Posts tagged sexuality
I couldn’t tell you what I was expecting from Sex and the Cthulhu Mythos, because I honestly did not know at the time I opened the book. I mean, ever since my first teenage daydreams in which I imagined myself as Lavinia Whately waiting up there on the mountaintop for her extra-dimensional paramour/sire, I’ve known (in that way that a girl always knows what’s a turn-on and what’s not) that the fiction of Lovecraft had some pretty deep currents of sexuality running through it. You’d have to have industrial-strength blinkers welded to your temples to not see it… though I’ve since learned that those devices must come as part of the standard issues HPL Fan Kit, if sales of our own NECRONOMICUM magazine are anything to go by.
And I guess it was those blinkers that I expected to be part of the package with this book. (Okay, I did expect something, I guess.) I expected that it would read as a dry, scholarly, “yes, but actually…” sort of half-examination of Lovecraft’s use of sexuality in his work, maybe somewhat like the limp-wristed wave-it-away analysis of his (and let’s just face it already!) crazy-virulent racism.
Well! I am very happy to report that this is not the case! Sex and the Cthulhu Mythos goes deep, and then deeper still. No dirty stone is left unturned. The level of Mr Derie’s research here is, charitably, exhaustive. So exhaustive, in fact, that even I (a mere toiler in the smut vineyards myself, though with a special focus on the niche of Lovecraftian weird-erotica) was pleased to learn of new authors to read, new books and magazines to check out. I’m overjoyed to know how strange this niche is, and that I’m not alone in pulling what I do from Howie’s miscegenating Mythos!
Sex and the Cthulhu Mythos is broken up into four sections. The first examines Howard himself: his sexual life as revealed in his personal writings and correspondences with members of his writer’s circle and the women in his life, including Sonia Greene, who he was married to briefly. Is this part juicy? Not really… but! it reveals that HPL was not necessarily the prim asexual being that his fan club would like to have us believe. Sure, the old boy was a late bloomer, but given time and experience (and had he not died so young, of course) we would have possibly seen a much enlightened person in matters sexual (and otherwise) in his later years. I’ve never been all that into reading about Lovecraft the Man, but this was an enjoyable trip into his letters and life.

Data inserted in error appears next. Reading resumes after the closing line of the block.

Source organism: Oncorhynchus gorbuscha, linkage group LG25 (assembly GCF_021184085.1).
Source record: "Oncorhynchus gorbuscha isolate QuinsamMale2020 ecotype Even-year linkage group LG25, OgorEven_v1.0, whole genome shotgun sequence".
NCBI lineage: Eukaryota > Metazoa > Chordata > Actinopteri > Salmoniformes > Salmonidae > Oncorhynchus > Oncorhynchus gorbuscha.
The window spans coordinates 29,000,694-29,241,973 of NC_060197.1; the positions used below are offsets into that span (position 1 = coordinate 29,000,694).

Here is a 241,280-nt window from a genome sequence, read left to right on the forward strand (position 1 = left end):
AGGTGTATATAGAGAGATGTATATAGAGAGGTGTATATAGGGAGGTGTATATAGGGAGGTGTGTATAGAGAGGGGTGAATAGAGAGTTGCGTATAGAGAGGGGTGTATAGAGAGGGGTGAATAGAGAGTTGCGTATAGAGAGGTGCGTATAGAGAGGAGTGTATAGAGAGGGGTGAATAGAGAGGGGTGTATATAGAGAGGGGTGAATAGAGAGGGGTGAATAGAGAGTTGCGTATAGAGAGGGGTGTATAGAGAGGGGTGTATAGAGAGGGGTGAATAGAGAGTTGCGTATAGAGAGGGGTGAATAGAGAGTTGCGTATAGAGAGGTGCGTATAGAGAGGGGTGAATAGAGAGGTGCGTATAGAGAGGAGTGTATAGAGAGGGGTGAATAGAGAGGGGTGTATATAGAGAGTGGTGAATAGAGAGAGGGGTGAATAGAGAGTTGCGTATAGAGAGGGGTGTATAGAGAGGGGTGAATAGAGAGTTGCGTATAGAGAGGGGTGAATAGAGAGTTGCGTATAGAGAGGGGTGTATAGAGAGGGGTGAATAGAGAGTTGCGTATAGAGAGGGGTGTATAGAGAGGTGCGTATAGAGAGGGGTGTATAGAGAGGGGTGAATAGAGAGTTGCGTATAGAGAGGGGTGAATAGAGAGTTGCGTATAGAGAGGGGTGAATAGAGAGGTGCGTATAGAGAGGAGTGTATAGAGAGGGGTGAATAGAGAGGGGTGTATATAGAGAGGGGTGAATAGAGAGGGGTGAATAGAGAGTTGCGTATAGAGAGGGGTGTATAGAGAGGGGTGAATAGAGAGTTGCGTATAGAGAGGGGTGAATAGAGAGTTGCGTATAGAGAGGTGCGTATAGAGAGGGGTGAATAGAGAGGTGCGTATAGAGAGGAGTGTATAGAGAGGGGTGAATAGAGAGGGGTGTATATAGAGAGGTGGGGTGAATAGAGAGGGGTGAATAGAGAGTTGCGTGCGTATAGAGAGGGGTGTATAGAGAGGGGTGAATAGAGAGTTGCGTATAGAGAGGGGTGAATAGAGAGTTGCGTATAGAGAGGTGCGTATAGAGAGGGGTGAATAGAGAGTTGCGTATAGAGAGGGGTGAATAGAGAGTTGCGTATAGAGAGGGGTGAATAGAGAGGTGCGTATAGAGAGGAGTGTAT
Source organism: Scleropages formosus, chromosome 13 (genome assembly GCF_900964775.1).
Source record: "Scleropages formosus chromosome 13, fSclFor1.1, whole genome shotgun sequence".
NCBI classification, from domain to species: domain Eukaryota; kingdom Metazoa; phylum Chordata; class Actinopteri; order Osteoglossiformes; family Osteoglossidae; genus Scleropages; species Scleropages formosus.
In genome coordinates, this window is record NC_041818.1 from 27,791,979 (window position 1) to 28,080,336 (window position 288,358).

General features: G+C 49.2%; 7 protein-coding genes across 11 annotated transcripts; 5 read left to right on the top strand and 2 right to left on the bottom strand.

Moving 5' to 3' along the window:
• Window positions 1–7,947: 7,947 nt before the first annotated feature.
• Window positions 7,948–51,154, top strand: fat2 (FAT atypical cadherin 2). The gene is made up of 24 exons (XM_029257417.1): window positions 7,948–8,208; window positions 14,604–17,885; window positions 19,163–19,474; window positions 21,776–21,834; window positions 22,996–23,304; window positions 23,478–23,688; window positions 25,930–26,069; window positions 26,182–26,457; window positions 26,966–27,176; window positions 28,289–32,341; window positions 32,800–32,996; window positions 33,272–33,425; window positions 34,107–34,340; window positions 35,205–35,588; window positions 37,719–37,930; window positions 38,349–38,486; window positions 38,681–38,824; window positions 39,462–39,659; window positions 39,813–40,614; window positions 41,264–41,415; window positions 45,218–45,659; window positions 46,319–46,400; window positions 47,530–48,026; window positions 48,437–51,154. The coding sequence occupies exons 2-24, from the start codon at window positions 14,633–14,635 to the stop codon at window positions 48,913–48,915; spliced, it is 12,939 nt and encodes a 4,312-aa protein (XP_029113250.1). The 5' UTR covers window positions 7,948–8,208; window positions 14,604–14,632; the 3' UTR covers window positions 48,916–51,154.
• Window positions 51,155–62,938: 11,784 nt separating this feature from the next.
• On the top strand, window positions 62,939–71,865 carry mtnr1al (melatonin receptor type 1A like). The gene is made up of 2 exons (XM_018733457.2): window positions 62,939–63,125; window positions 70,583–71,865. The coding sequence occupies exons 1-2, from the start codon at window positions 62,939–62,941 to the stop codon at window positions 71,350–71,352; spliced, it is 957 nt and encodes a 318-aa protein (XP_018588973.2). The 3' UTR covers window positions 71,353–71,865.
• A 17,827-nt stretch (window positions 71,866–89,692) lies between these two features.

The second part of the book deals next with the works themselves with an early focus on the obvious choices (like Dunwich Horror and Shadow Over Innsmouth) before having some interesting fun with more the more obscure stuff. Just as a for-instance: I’d not twigged to the homosexual implications of the relationship between Edward and his wife Asenath in The Thing on the Doorstep but Derie has, namely, that’s not really Asenath at all. It’s her dad, possessing her body! Probably there was no Asenath at all, which brings up all kinds of weird stuff dealing with gender and presentation and so on. Very cool (not to say Freudian!), and there’s a lot of this kind of in-depth insight into the stories here, which I really appreciate. After reading this, I feel like I should carry the book around with me, to open up and shove under the eyes of tut-tutting doubters when I encounter them. “See?!” I’ll say. “Sure, sometimes a tentacle is just a tentacle, but come on.”
Third part examines how the sexuality of the Mythos has been interpreted and exploded and remixed over the decades by other writers. Easily, this is my favourite section, with examinations of Ramsey Campbell (the Master!), McNaughton and Pugmire and Caitlin Kiernan (I love her stuff!) and names I hadn’t heard of but will now seek out, like Stanley Sargent and Edward Lee. Really, if you’ve been trawling through the bookstores despairing of finding decent horror/weird erotic work, this is your guidebook, right here. It could easily be marketed as Best Weird Erotica of the 20th Century (a book I hope Derie decided to write or edit at some point)!
(I should mention that my own Blackstone Erotica series gets a thumbs-up in the chapter on the recent surge of Lovecraftian erotica that’s been made possible by the rise of the electronic book. I could brag here and say that obviously Mr Derie has good taste, but honestly, I’m just too humbled to be mentioned in the same pages as some of my own idols to go that far. It’s a thrill, and certainly won’t help put me off my delusional goals of writing stardom!)
Derie uses the ebook revolution to tip the book into the fourth and final section, in which he delves into the truly seedy underbellies of the wider pop culture to examine some strange artifacts: the films, the comic books (again, I had no idea so much material had been, and continues to be, produced in this niche), the marital aids (yup!) and so on. The beautiful thing about this chapter, and indeed everything before it, is that Derie’s tone is never nudge-nudge-wink-wink… it’s a serious examination, and though not without a certain humour, it never devolves into snickering. I think that’s important, and I’m glad he went that route with his presentation.
Sex and sexuality in the Mythos is a deep and rich vein that continues to be mined for dark treasures, and if you’re at all disposed to digging for gems, or maybe crafting a few of your own from the raw materials, then this book needs to be on your shelf, ladies and ghouls!